“The global experiment on the transmission and retention of information in animal societies is just unbelievably beautiful,” Wikelski adds.
Scientists can watch such rapid, dramatic behavioral shifts thanks to increasingly sophisticated monitoring equipment. Tracking collars of course map an animal’s movement, but some now come equipped with inertial measurement units, or IMUs, the same sensors that let you shift your phone around to control a game. This allows researchers to determine if a wild animal has suddenly accelerated, indicating that it might have been startled. An even more sophisticated monitoring device might detect the animal’s heart rate or listen with a microphone to its interactions with its peers.
“It's the Fitbit for animals,” says Wikelski. “Are they sick? Are they fine? Are they interacting? How quickly are they moving? Are they getting up at the right time, at the same time as before? Are they active differently during the night, during the day?”
During the anthropause, researchers can marry this data that tracks animal behavior with data that tracks human behavior, particularly traffic, to show whether a species might be exploiting our absence, or going about its business as usual in the wild. As the anthropause continues and eventually wanes, scientists will be able to watch how a species adapts, answering questions that would have been impossible to tackle if not for the pandemic.
Researchers have been trying to solve one of these riddles for decades: Are animals afraid of our built environment—roads, buildings, and other infrastructure—or are they afraid of us? “We suddenly didn't have humans in many areas,” says ecologist Matthias-Claudio Loretto of the Max Planck Institute of Animal Behavior and University of Konstanz, coauthor on the anthropause paper. So, he says, if animals will visit these places during the pandemic shutdown, “they're obviously just normally afraid of humans.”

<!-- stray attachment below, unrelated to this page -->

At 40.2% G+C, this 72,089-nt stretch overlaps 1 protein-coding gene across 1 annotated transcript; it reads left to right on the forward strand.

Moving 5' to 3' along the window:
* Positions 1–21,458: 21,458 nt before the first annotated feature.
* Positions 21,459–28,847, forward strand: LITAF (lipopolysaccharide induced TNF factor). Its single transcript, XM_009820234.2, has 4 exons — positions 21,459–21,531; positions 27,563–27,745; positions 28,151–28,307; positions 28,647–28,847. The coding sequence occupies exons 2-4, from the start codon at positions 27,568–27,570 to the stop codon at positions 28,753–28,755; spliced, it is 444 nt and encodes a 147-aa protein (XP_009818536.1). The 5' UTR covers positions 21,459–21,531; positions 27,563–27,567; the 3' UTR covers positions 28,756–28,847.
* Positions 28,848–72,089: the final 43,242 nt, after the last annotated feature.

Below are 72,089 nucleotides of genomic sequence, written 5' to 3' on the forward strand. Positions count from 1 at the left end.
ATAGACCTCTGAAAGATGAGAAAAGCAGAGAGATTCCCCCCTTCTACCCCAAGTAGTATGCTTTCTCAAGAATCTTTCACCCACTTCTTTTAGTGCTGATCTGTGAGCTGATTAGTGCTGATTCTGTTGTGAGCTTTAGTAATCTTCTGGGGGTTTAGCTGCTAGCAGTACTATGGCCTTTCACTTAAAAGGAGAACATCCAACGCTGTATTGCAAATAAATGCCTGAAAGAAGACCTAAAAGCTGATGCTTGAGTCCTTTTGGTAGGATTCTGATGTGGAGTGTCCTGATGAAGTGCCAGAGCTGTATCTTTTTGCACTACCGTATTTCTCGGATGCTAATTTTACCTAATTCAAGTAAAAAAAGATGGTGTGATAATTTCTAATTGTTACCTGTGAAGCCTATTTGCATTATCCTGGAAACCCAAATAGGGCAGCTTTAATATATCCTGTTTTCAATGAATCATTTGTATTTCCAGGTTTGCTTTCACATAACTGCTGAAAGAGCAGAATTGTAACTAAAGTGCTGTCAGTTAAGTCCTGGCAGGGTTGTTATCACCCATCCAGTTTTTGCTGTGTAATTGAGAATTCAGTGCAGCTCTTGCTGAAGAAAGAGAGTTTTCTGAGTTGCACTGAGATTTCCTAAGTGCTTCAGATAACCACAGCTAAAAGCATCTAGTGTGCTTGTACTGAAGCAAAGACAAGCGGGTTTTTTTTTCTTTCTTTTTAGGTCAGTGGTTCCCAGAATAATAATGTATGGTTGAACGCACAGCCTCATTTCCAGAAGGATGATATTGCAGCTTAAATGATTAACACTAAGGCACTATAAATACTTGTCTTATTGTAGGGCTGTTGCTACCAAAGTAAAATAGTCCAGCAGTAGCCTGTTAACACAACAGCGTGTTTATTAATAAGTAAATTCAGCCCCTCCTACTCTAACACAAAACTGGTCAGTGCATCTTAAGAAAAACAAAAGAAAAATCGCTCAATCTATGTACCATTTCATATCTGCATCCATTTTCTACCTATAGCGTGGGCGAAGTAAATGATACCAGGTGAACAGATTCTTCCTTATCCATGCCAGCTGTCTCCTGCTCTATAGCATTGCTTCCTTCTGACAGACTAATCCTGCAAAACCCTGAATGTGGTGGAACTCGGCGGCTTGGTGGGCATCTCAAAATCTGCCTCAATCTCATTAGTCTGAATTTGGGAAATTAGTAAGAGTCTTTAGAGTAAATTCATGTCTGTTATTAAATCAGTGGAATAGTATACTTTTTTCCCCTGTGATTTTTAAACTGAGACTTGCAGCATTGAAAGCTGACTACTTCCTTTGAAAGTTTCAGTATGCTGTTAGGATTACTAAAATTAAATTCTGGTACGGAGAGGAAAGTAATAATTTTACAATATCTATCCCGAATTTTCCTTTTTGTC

On the other hand, if a particular species didn’t penetrate a populated area even with humans gone these past few months, that might be an indication that it’s the built environment keeping them away. But conservation biologists can look at the species that did traipse through an area and note the paths they took.
The riddle gets more nuanced in urban places where the restrictions on movement haven’t been particularly strict. Maybe a city has allowed residents to go for walks, so animals are still avoiding public parks, but are instead turning up in places that are entirely shut down to people. Some cities may have restricted driving, while others didn’t—researchers can look at both traffic and animal data to see how species in different areas adapted.
The anthropause is bringing scientists a unique opportunity to study how animals move through built environments; this knowledge could inform new modifications to urban areas to provide safe passage for animals. For example, maybe if we learn that a development or freeway has sliced a species’ habitat and population in two, we could reunite them to encourage genetic diversity—isolated populations, after all, tend to inbreed. “It's not good enough that managers tell animals where to go,” says Wikelski. “Animals should tell us where they need to go, where they want to go. It's the animal-defined corridor that we need.”
But not every animal species has benefited from the freedom of having fewer humans around. The generalists among them, like coyotes, rats, and wild boar, may comfortably move about city streets, taking any food they can. But there’s nothing for a mountain lion in downtown San Francisco—its prey, like deer, remain in the hilly regions to the south of the city.